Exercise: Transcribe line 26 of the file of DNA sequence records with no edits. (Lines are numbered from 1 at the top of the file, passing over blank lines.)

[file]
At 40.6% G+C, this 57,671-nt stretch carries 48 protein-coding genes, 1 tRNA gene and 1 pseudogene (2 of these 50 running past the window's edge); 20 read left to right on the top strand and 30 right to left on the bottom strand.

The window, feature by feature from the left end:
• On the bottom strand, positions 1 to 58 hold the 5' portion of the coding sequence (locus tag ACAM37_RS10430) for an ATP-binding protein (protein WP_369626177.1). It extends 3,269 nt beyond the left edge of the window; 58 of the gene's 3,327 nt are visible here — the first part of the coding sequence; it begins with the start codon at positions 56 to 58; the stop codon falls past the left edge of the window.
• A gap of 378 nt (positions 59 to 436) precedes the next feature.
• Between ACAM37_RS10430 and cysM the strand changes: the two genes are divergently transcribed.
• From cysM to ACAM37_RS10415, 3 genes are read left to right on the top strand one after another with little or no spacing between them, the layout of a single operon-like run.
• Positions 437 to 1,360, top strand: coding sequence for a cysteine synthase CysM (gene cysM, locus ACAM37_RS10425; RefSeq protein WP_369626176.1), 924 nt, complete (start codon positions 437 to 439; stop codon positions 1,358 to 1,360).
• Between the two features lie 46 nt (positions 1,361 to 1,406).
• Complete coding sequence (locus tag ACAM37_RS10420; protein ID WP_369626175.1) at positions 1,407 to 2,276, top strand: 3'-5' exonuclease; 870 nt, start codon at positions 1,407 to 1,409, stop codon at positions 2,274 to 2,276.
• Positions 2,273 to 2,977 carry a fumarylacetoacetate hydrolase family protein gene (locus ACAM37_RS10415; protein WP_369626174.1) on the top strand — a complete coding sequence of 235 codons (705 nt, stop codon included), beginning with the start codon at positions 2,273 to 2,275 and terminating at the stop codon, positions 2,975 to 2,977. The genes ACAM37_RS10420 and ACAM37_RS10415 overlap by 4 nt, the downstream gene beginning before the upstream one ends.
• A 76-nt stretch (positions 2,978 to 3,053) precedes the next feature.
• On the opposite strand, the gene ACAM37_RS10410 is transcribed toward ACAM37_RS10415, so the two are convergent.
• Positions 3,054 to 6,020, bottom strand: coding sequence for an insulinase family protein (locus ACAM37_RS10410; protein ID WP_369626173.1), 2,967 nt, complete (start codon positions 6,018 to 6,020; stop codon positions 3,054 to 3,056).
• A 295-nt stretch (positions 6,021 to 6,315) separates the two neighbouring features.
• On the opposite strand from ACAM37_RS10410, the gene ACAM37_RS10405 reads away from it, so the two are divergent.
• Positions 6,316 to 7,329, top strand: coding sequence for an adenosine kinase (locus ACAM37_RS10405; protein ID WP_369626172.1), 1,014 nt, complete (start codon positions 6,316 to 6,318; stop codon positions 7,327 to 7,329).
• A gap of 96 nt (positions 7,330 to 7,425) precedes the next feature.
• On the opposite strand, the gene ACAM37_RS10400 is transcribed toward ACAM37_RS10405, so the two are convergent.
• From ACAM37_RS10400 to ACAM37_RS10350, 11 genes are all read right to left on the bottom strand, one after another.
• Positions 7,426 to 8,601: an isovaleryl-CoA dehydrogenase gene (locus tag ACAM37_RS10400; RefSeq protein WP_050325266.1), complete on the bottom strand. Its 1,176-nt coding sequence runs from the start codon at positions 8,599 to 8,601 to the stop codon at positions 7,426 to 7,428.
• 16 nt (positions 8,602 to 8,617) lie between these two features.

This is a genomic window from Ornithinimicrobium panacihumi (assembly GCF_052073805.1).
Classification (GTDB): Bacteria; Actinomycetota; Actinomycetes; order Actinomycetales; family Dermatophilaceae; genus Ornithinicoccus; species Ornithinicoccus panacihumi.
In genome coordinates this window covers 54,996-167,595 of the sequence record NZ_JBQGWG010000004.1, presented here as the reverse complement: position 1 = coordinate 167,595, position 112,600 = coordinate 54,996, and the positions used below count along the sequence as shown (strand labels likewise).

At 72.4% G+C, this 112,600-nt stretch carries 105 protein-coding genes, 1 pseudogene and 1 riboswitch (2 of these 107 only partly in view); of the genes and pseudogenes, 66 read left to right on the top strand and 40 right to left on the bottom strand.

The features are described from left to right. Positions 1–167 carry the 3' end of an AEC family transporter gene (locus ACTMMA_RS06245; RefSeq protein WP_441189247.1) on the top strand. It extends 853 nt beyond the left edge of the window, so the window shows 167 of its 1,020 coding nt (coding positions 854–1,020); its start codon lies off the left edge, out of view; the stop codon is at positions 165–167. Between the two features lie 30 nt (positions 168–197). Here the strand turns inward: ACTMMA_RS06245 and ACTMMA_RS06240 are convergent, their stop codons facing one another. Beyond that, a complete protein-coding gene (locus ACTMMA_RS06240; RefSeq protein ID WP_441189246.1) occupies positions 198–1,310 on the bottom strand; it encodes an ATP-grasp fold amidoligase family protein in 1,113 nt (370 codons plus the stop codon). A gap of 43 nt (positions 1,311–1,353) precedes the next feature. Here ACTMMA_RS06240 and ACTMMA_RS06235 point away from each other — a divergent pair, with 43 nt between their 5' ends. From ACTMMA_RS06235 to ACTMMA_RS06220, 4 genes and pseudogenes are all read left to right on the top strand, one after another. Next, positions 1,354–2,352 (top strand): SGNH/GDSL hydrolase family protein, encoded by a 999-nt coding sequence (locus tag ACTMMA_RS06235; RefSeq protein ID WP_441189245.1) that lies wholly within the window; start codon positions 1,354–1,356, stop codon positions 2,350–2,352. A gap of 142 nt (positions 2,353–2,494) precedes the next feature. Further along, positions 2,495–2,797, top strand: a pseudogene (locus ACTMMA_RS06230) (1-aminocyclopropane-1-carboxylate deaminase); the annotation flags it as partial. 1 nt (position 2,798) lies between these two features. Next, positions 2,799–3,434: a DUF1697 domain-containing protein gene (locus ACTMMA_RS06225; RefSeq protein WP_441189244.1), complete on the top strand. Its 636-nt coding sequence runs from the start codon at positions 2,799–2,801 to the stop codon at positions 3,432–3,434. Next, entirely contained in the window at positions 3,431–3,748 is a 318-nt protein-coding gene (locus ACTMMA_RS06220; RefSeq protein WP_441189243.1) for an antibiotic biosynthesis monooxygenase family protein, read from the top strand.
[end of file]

The features are described from left to right. Positions 1–167 carry the 3' end of an AEC family transporter gene (locus ACTMMA_RS06245; RefSeq protein WP_441189247.1) on the top strand. It extends 853 nt beyond the left edge of the window, so the window shows 167 of its 1,020 coding nt (coding positions 854–1,020); its start codon lies off the left edge, out of view; the stop codon is at positions 165–167. Between the two features lie 30 nt (positions 168–197). Here the strand turns inward: ACTMMA_RS06245 and ACTMMA_RS06240 are convergent, their stop codons facing one another. Beyond that, a complete protein-coding gene (locus ACTMMA_RS06240; RefSeq protein ID WP_441189246.1) occupies positions 198–1,310 on the bottom strand; it encodes an ATP-grasp fold amidoligase family protein in 1,113 nt (370 codons plus the stop codon). A gap of 43 nt (positions 1,311–1,353) precedes the next feature. Here ACTMMA_RS06240 and ACTMMA_RS06235 point away from each other — a divergent pair, with 43 nt between their 5' ends. From ACTMMA_RS06235 to ACTMMA_RS06220, 4 genes and pseudogenes are all read left to right on the top strand, one after another. Next, positions 1,354–2,352 (top strand): SGNH/GDSL hydrolase family protein, encoded by a 999-nt coding sequence (locus tag ACTMMA_RS06235; RefSeq protein ID WP_441189245.1) that lies wholly within the window; start codon positions 1,354–1,356, stop codon positions 2,350–2,352. A gap of 142 nt (positions 2,353–2,494) precedes the next feature. Further along, positions 2,495–2,797, top strand: a pseudogene (locus ACTMMA_RS06230) (1-aminocyclopropane-1-carboxylate deaminase); the annotation flags it as partial. 1 nt (position 2,798) lies between these two features. Next, positions 2,799–3,434: a DUF1697 domain-containing protein gene (locus ACTMMA_RS06225; RefSeq protein WP_441189244.1), complete on the top strand. Its 636-nt coding sequence runs from the start codon at positions 2,799–2,801 to the stop codon at positions 3,432–3,434. Next, entirely contained in the window at positions 3,431–3,748 is a 318-nt protein-coding gene (locus ACTMMA_RS06220; RefSeq protein WP_441189243.1) for an antibiotic biosynthesis monooxygenase family protein, read from the top strand.